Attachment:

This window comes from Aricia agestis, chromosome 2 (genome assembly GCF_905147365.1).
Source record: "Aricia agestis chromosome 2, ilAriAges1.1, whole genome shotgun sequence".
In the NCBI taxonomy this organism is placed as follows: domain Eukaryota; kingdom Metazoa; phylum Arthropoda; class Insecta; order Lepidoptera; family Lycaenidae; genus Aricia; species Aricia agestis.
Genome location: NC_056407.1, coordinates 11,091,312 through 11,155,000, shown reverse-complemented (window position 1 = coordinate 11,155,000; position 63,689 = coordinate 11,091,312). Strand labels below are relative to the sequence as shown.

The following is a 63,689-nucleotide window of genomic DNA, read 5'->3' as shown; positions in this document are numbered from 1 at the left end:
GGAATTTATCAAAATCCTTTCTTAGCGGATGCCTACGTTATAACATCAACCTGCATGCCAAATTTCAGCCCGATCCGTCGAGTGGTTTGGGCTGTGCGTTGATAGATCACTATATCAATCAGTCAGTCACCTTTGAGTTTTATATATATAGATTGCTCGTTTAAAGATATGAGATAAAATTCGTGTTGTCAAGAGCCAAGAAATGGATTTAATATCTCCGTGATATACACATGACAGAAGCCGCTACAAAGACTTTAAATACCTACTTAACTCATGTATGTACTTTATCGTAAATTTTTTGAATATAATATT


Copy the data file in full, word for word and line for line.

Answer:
This window comes from Aricia agestis, chromosome 2 (genome assembly GCF_905147365.1).
Source record: "Aricia agestis chromosome 2, ilAriAges1.1, whole genome shotgun sequence".
In the NCBI taxonomy this organism is placed as follows: domain Eukaryota; kingdom Metazoa; phylum Arthropoda; class Insecta; order Lepidoptera; family Lycaenidae; genus Aricia; species Aricia agestis.
Genome location: NC_056407.1, coordinates 11,091,312 through 11,155,000, shown reverse-complemented (window position 1 = coordinate 11,155,000; position 63,689 = coordinate 11,091,312). Strand labels below are relative to the sequence as shown.

The following is a 63,689-nucleotide window of genomic DNA, read 5'->3' as shown; positions in this document are numbered from 1 at the left end:
GGAATTTATCAAAATCCTTTCTTAGCGGATGCCTACGTTATAACATCAACCTGCATGCCAAATTTCAGCCCGATCCGTCGAGTGGTTTGGGCTGTGCGTTGATAGATCACTATATCAATCAGTCAGTCACCTTTGAGTTTTATATATATAGATTGCTCGTTTAAAGATATGAGATAAAATTCGTGTTGTCAAGAGCCAAGAAATGGATTTAATATCTCCGTGATATACACATGACAGAAGCCGCTACAAAGACTTTAAATACCTACTTAACTCATGTATGTACTTTATCGTAAATTTTTTGAATATAATATT